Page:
Hoisting & Rigging

The ability to safely move materials from one location to another is a vital part of many activities at Princeton. Hoists are often used when materials are too heavy or bulky to be safely moved manually. Because hoists rely upon slings to hold their suspended loads, slings are the most commonly used materials-handling apparatus.

Slings, chokers, shackles and hoists are are available in many different materials and styles. Slings are commonly used in combination with a lifting device, such as an overhead crane, hoist, or forklift. The four main types of slings are:
  • Wire Rope: The most commonly used sling. Used in the construction and other applications where heavy loads and rugged conditions exist.
  • Chain: Combines superior strength, ease of handling and durability. The combination of heavy loads, elevated working temperatures and severe lift conditions usually dictate that an alloy chain sling be used.
  • Mesh: Wire and Chain. Excellent in lifting objects that are hot or have sharp edges, such as bar stock or plate steel. Mesh slings usually have wide load bearing surfaces that greatly enhance load balancing. Machine shops and steel warehouses typically have applications requiring mesh slings.
  • Synthetic: Both web and round-slings are used where loads must be protected from damage. Their light weight and flexibility reduce fatigue and strain on the rigger.

The sections below serve as a guideline when hoisting or rigging at Princeton University.

Basic Hoisting and Rigging Guidelines

The following basic guidelines must be followed for all types of rigging:
  • It is essential to determine the proper style, size, length, diameter and thickness of sling needed for the application prior to use. Select the sling best suited for the job.
  • Never tie knots in slings.
  • Rigging equipment must not be loaded in excess of its safe working load.
  • Hooks must be provided with safety latches.
  • Know the limitations of the lifting device
  • Determine the center of gravity of the load.
  • Protect sling from sharp surfaces.
  • Protect load from rigging, if necessary.
  • Allow for increased tension caused by sling angles.
  • Equalize load on multiple leg slings.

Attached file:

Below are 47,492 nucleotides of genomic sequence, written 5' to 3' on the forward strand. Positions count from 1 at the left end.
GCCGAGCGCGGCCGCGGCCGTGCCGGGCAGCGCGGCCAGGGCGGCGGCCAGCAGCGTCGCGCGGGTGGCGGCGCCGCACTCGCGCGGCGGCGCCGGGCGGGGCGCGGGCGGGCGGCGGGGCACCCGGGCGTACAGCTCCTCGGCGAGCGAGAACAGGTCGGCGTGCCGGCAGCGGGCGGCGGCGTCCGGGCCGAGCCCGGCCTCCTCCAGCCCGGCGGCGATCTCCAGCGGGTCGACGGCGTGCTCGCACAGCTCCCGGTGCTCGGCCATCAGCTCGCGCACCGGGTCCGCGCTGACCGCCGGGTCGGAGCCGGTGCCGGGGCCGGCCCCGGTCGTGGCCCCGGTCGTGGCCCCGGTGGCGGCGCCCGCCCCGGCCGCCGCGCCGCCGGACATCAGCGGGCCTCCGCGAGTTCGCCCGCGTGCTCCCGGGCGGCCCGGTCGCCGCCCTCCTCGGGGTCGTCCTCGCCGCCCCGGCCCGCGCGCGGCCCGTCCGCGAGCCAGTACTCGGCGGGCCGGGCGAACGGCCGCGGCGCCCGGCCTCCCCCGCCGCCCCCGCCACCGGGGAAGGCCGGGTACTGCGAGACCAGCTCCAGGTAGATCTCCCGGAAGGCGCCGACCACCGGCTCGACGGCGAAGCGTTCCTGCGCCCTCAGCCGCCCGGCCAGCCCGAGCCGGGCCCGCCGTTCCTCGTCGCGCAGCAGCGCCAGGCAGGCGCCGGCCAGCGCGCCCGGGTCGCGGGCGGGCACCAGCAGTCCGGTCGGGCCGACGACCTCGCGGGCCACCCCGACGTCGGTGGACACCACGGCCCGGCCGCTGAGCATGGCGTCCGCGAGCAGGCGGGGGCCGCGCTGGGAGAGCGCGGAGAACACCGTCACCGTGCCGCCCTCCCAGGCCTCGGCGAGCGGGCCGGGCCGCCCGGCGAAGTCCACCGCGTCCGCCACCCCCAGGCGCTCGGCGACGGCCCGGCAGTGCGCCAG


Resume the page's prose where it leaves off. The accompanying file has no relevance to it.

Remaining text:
• Maintain load control. If required, attach tag lines prior to lift.
  • Keep personnel clear of lift area.
  • Lift load a few inches and check rigging.
  • Start and stop the lift slowly.
  • Watch for obstructions and power lines. Maintain at least 10 feet from energized power lines at all times.
  • Use proper hand signals when communicating with crane operators.

Safe Lifting Practices

Selection of the sling is only the first step in the rigging process. The next step is learning how to safely use it to hold and move a suspended load. There are four primary factors to consider when lifting a load safely. These are:
  • Load Size, Weight, and Center of Gravity – The center of gravity of an object is that point at which the entire weight may be considered to be concentrated. To make a level lift, the hoist hook must be located directly above this point. If the hook is too far to either side of the center of gravity, dangerous tilting will result, causing unequal stress in the sling legs. Load imbalances must be corrected immediately.
  • Number of Legs and Angle with the Horizontal – The smaller the angle between the sling legs and the horizontal, the greater the stress on the individual sling legs. This increased stress effectively decreases the weight that can be safely lifted with any given sling size. Large (heavy) loads can be safely moved by keeping this angle as large as possible and, when necessary, distributing the weight of the load among more sling legs.